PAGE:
Frequently Asked Questions
We answer your Frequently Asked Questions
Below you will find common questions about Healing Minds Clinic. If you have specific questions about Family & Marriage Counseling, Anger Management, Stress Management please feel free to call us at (775) 448-9760
I’m not “crazy.” Why should I consider therapy?
Therapy is not saved for the weak, sick and broken. We believe that everyone can benefit from therapy, and should have access to professionals with other specializations to get the full scope of care they need. Maybe you have thoughts that are weighting you down, or behaviors you suspect are getting out of control, we want to help you get to the bottom of what you’re experiencing. Your wellbeing matters, and we’re here to listen.
What’s my role in my therapy process?
When it comes to your life; you’re the author. During your therapy sessions we want to hear your story—the good, the complicated, the messy. In order to make the progress you want, it is essential that you come with a willingness to open your communication lines, and participate actively in accepting your past and writing your future.
To read your full list of rights and responsibilities, click here.
What is my therapist’s role in the therapy process?
We want to talk with you and hear what you’re going through. Our experience has shown us the care we all need starts with meaningful, targeted conversations. We guide you in recognizing possible triggers, exploring how to become aware of them and identifying how to respond appropriately. Together we will decide on an appropriate treatment plan for you.
Why do I sometimes feel drained after a therapy session?
Our time together won’t always be easy, but making progress rarely ever is. Whether you’re here for stress management, anger management, family and marriage counseling or something else, you might find yourself overwhelmed by your discoveries. It’s important to remember things often feel messier before they fall back into place. You’ve made the choice to move forward and grow, and we’re here to stick with you until we reach every goal that’s important to you and those you love. Each meeting is another opportunity to help you confidently take charge and start living the life that’s important to you.
What is Dialectical Behavior Therapy?
Dialectical Behavior Therapy (DBT) is a type of cognitive-behavioral therapy. Marsha Linehan, a psychologist at the University of Washington, originally developed DBT in the 1980s. Although initially intended to help chronically suicidal individuals diagnosed with borderline personality disorder (BPD; please refer to the accompanying fact sheet for information on BPD), DBT has since been adapted for and used to effectively treat a number of other psychological problems. The central dialectic within DBT is to balance acceptance of the person exactly as s/he is in this moment with intense efforts to change the person’s life to increase adaptive functioning and decrease maladaptive behavior. The overarching goal of treatment with DBT is to help individuals develop, as Dr. Linehan would say, “a life worth living.”
How do I refer my adult loved one (spouse, sibling, parent) to therapy?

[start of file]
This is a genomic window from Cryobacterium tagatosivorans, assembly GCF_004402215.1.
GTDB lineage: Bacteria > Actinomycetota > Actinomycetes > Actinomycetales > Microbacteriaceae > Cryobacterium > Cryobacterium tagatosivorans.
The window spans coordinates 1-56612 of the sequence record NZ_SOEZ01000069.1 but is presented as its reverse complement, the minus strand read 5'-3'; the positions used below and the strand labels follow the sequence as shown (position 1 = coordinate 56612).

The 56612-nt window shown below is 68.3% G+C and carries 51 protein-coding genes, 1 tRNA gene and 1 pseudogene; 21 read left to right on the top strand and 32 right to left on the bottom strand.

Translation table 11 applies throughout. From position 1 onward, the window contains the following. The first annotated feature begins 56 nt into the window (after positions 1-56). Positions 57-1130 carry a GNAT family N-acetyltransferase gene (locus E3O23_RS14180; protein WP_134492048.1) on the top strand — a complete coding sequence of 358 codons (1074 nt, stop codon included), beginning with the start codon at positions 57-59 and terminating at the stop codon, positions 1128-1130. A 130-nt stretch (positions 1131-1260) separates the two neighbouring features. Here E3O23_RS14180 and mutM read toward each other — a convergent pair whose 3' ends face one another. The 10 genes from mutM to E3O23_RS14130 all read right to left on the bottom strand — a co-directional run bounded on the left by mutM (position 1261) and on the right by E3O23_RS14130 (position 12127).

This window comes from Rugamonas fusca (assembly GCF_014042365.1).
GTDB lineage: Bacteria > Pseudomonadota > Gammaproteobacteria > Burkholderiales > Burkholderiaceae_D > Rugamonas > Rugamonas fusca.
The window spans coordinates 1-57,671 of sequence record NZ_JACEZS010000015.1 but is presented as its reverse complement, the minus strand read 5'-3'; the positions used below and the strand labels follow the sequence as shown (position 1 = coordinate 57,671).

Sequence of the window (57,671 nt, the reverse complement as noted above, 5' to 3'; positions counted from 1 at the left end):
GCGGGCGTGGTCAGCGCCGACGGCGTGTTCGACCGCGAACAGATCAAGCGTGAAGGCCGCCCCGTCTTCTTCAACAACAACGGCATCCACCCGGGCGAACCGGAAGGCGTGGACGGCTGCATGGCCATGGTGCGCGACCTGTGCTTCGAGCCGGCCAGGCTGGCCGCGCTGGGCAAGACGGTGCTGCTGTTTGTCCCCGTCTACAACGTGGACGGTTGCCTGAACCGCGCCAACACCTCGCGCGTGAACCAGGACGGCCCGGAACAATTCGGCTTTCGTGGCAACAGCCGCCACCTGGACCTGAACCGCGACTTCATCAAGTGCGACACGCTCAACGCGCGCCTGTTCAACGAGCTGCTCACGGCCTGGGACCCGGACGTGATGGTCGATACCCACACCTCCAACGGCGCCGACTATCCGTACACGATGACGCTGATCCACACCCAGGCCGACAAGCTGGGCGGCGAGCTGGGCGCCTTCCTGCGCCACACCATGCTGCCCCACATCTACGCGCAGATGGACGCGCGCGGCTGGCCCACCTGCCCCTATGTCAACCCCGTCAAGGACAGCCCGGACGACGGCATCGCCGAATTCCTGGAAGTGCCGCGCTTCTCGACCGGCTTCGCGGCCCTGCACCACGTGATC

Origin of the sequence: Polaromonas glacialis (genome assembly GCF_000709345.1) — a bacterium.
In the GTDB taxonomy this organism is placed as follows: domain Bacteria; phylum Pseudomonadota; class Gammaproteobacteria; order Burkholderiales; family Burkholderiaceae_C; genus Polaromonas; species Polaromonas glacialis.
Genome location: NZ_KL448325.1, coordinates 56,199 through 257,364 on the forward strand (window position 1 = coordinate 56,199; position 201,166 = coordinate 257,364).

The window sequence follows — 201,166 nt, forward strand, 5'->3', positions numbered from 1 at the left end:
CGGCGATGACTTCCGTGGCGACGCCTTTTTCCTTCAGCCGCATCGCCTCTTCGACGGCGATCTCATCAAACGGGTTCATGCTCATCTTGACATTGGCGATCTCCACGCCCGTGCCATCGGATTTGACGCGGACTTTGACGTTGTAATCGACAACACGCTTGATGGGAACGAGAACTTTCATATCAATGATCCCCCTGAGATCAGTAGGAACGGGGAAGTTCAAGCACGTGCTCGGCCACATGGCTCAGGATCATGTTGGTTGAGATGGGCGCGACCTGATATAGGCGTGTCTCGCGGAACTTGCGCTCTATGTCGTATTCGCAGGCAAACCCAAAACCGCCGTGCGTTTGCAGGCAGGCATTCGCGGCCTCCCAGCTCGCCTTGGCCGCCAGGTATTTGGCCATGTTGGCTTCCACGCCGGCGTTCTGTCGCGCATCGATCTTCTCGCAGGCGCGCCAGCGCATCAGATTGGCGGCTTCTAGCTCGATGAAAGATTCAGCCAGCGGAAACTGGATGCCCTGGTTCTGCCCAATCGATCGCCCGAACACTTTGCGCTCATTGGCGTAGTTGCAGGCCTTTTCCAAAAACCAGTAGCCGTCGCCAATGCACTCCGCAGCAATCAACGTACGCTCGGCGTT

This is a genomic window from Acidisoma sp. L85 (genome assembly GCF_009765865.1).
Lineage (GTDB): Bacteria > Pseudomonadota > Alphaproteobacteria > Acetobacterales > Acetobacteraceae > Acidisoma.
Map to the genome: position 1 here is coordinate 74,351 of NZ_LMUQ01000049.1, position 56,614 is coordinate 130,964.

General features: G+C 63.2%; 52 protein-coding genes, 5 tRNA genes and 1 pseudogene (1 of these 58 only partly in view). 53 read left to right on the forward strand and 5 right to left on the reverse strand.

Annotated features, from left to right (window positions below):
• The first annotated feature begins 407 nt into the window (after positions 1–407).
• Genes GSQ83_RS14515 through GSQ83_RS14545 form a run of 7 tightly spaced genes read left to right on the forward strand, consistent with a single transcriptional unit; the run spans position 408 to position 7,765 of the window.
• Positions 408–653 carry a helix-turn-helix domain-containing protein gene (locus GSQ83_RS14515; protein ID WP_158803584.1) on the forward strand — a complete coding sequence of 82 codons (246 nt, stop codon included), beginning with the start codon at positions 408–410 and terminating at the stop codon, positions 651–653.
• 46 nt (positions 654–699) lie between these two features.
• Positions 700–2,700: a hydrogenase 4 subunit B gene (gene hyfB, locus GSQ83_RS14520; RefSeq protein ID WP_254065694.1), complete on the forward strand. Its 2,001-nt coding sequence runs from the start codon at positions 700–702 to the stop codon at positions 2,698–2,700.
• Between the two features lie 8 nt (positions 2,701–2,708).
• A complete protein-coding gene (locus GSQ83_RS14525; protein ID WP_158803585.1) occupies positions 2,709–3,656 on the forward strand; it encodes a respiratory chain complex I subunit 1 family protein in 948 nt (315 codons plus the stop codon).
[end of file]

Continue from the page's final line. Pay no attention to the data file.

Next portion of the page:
There are often times when you notice a loved one experiencing pain or lack of control in an area of their life, but they aren’t ready to accept it. Whether they are struggling with trauma, anger, addiction or something else, guiding them toward therapy can be a difficult conversation, but a worthwhile one.
Approach your loved one with compassion and listen to their concerns about therapy. For additional assistance with your conversation, feel free to print out this brochure.
What should I expect on my first visit?
Make an appointment by clicking here. We will then send you a welcome email including necessary forms to be filled out and signed. These forms are:
- Release of Information (ROI)
- Adult Intake Form
- Child Intake Form (if applicable)
- Cancellation Agreement
- Insurance Authorization
We will take these from you before your first session.
Your first day will involve meeting your therapist and establishing a place for a relationship to grow. Depending on your situation, the therapist might begin with an assessment of what you’re dealing with. This will also be a good time to bring up any trigger words or topics that make you particularly uncomfortable. This will help your relationship form on an open foundation from the start.
If you are bringing your child to therapy, please fill out these forms before your first visit.
For more information on what to expect, click here.
Will my insurance cover therapy?
We accept all major insurances, including Medicare and Medicaid.
How do I start?
We admire you for taking this next step. Register online and we will send you an email of all the information you need before your first visit.
If you’re ready to begin healing, get started by calling the number below, or by making an appointment here.
We accept Medicaid and all major insurances.
Substance abuse is one of the more detrimental problems faced by couples today, and the domino effect is felt by relatives, children, friends and so on. While the pain and struggle felt by the abuser is undeniable, the partner of the abuser is often overshadowed...
Contrary to media and public opinion, counseling is not saved for the weak, broken or mentally ill. Taking care of ourselves is a challenging, ongoing process, so it’s no wonder people in relationships look to counseling to take care of their bond. Counseling and...
While we understand that many mental health issues that involve addiction require prescription medication to overcome, we also believe it is essential to include holistic practices into your life during your journey toward a more full and lively existence. You may...